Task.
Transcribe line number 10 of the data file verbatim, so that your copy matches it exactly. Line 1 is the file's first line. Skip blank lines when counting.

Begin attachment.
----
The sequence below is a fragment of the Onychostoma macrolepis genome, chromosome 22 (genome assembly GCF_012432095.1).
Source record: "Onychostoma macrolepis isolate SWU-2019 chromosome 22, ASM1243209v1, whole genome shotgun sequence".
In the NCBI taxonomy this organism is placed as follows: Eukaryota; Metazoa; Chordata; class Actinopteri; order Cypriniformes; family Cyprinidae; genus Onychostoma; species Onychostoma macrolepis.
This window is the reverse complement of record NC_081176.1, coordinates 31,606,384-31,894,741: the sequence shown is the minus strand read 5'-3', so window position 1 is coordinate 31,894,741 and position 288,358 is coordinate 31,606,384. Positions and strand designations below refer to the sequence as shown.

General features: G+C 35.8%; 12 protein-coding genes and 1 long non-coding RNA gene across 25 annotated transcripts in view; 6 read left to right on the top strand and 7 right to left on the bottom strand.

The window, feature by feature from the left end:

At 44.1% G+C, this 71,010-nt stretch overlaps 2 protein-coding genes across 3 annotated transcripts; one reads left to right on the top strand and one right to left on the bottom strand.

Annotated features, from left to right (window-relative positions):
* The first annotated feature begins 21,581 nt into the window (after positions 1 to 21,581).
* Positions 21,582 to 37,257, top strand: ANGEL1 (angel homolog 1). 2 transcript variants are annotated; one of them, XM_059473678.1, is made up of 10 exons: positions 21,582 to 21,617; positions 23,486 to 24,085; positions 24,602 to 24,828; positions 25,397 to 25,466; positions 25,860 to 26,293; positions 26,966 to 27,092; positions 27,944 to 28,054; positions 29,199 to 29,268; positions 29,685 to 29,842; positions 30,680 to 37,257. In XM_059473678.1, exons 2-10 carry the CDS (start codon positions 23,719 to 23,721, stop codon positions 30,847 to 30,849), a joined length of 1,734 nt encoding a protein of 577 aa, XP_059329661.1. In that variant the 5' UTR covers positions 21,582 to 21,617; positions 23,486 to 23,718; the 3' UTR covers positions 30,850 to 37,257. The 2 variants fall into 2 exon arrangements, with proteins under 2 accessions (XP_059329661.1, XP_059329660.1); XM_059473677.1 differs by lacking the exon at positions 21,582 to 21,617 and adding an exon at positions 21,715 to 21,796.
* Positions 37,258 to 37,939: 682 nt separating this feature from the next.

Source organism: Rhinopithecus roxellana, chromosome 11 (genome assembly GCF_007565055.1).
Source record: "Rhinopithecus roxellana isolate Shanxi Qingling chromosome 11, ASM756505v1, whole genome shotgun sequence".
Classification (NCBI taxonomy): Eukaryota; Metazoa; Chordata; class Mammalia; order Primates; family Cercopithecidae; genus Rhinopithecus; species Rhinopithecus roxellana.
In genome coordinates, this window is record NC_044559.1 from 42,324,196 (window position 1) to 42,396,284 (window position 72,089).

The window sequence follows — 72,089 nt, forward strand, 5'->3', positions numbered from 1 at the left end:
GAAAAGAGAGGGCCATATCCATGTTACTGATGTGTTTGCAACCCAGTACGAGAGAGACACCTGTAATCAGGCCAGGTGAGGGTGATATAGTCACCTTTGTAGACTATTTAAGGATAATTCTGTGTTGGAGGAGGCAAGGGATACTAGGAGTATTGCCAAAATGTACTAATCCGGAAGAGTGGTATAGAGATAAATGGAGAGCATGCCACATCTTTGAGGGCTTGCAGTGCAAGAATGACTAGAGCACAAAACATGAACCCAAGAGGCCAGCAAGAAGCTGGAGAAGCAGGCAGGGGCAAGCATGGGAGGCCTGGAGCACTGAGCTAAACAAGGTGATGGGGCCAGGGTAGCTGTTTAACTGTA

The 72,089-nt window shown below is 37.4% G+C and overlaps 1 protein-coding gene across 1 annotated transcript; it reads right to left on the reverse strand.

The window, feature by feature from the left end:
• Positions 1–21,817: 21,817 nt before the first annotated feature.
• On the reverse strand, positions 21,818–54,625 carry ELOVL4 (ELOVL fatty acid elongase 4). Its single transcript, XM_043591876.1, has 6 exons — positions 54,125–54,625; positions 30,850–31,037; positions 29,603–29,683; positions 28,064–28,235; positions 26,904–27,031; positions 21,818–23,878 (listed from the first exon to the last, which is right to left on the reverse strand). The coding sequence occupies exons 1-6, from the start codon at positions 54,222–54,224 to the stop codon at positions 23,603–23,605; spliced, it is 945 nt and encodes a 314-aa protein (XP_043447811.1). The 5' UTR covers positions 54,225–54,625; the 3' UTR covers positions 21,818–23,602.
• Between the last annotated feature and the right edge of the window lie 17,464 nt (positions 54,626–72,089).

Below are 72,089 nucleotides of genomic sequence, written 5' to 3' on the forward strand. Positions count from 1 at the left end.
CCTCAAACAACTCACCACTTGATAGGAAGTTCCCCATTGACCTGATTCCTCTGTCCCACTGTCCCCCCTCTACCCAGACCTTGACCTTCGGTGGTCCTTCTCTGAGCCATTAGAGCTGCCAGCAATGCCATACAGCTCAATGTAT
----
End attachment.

* Positions 21,582 to 37,257, top strand: ANGEL1 (angel homolog 1). 2 transcript variants are annotated; one of them, XM_059473678.1, is made up of 10 exons: positions 21,582 to 21,617; positions 23,486 to 24,085; positions 24,602 to 24,828; positions 25,397 to 25,466; positions 25,860 to 26,293; positions 26,966 to 27,092; positions 27,944 to 28,054; positions 29,199 to 29,268; positions 29,685 to 29,842; positions 30,680 to 37,257. In XM_059473678.1, exons 2-10 carry the CDS (start codon positions 23,719 to 23,721, stop codon positions 30,847 to 30,849), a joined length of 1,734 nt encoding a protein of 577 aa, XP_059329661.1. In that variant the 5' UTR covers positions 21,582 to 21,617; positions 23,486 to 23,718; the 3' UTR covers positions 30,850 to 37,257. The 2 variants fall into 2 exon arrangements, with proteins under 2 accessions (XP_059329661.1, XP_059329660.1); XM_059473677.1 differs by lacking the exon at positions 21,582 to 21,617 and adding an exon at positions 21,715 to 21,796.